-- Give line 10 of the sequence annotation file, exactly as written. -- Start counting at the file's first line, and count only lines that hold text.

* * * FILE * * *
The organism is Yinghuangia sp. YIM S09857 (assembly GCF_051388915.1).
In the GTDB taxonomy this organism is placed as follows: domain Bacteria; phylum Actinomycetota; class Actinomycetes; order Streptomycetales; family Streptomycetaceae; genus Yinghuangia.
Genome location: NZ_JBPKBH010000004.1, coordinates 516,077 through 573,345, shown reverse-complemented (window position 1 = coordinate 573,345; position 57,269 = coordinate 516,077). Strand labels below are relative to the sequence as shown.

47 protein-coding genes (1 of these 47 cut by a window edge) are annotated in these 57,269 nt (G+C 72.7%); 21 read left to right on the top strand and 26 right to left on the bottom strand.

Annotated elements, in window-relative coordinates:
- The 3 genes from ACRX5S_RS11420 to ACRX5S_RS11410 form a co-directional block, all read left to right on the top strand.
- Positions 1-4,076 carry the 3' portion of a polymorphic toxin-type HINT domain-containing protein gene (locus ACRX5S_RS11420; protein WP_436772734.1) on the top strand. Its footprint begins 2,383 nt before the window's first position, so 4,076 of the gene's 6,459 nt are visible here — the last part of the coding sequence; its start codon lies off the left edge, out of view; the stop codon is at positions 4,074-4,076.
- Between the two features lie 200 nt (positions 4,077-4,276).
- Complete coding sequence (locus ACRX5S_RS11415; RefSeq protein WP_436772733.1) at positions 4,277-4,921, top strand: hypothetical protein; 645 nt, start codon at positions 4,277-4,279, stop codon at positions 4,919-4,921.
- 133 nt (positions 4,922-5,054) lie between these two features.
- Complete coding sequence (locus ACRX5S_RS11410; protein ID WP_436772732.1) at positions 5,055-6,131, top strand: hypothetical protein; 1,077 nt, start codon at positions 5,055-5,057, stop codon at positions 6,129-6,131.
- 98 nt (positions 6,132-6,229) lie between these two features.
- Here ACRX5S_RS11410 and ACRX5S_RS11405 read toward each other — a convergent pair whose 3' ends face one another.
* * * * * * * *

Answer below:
- 133 nt (positions 4,922-5,054) lie between these two features.